The scientific objectives of the XL Catlin Deep Ocean Survey are to investigate the state of the deep ocean around Bermuda, Sargasso Sea and the NW Atlantic and create a new standardised methodology for marine scientists around the world to assess the function, health and resilience of the deep ocean.
The research team studied the richness and abundance of marine species across a wide range of depths and locations. The aim was to investigate how which physical and chemical factors can affect species distribution and how biogenic structures (i.e. structures created by marine creatures) influence biodiversity and the connectivity of communities. The marine species being studied fall into three main groupings:
- Pelagic & Neustonic: Organisms that live suspended in seawater (pelagic) or on top of the water or just under the surface (neustonic).
- Benthic & Epibenthic: Species that live in or on the deep ocean seabed (i.e. lobsters, sponges, and other tiny organisms that live within the sediments).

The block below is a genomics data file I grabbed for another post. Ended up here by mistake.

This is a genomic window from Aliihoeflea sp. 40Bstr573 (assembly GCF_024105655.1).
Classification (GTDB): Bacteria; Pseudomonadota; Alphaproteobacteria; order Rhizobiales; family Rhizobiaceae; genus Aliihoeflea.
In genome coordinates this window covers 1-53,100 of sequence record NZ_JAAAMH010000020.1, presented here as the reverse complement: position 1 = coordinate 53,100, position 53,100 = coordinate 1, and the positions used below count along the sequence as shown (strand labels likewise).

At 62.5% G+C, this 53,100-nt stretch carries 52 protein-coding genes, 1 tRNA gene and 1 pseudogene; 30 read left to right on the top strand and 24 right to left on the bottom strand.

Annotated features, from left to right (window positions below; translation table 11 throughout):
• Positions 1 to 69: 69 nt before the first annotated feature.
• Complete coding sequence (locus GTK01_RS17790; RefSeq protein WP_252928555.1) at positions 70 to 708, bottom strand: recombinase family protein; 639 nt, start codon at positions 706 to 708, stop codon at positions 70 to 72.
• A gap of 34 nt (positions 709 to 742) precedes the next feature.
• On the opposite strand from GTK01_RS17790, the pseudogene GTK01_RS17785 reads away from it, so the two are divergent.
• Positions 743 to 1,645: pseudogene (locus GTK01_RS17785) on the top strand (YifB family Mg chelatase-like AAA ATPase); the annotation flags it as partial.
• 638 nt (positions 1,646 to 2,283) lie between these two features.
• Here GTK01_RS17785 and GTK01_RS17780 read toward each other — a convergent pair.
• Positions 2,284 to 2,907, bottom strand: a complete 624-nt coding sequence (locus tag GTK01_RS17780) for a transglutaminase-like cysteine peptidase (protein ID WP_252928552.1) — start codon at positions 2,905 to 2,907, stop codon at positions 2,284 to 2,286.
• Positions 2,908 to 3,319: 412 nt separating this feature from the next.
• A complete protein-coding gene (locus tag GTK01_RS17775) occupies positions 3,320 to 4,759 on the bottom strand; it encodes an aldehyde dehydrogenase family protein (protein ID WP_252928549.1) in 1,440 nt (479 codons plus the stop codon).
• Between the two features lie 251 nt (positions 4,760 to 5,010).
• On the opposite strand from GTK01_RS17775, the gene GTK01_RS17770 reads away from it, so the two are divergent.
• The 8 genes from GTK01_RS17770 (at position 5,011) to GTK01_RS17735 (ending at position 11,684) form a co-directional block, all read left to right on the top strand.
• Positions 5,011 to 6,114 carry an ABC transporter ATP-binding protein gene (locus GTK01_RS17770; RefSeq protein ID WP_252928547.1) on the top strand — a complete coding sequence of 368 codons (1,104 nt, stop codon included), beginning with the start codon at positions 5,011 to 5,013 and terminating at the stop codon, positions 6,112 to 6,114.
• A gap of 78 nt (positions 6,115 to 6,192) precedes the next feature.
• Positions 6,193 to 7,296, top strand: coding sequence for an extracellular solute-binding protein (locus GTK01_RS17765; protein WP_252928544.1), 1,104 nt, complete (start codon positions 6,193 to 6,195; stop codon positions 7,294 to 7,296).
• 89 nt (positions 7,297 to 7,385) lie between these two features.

- Epifaunal & Infaunal: Epifaunal species live on the surface of submerged rocks, plants or animals (i.e. crabs, mussels, starfish). Infaunal species (i.e. clams, burrowing worms) live in / or burrow in the sediment of the seabed.
Across each study location, the scientists identified how the various hydrodynamic regimes (the movement of the sea) could influence the organisms living there. The team investigated how local and wider ranging deep-sea phenomena (everything from localised currents to the Gulf Stream) influence marine communities
3. Human Impacts
Nekton’s science team studied the risks to the long-term resilience of the ocean caused by human activity. Areas of scientific study include:
- Abundance, distribution, habitat and diet of invasive lionfish
- Level of physical damage to the seabed
- Distribution of large litter debris and small fragments such as microplastics
- Carbonate chemistry which is important in understanding the impacts of ocean acidification
- Levels of macronutrients (nitrates, nitrites, phosphate, silicate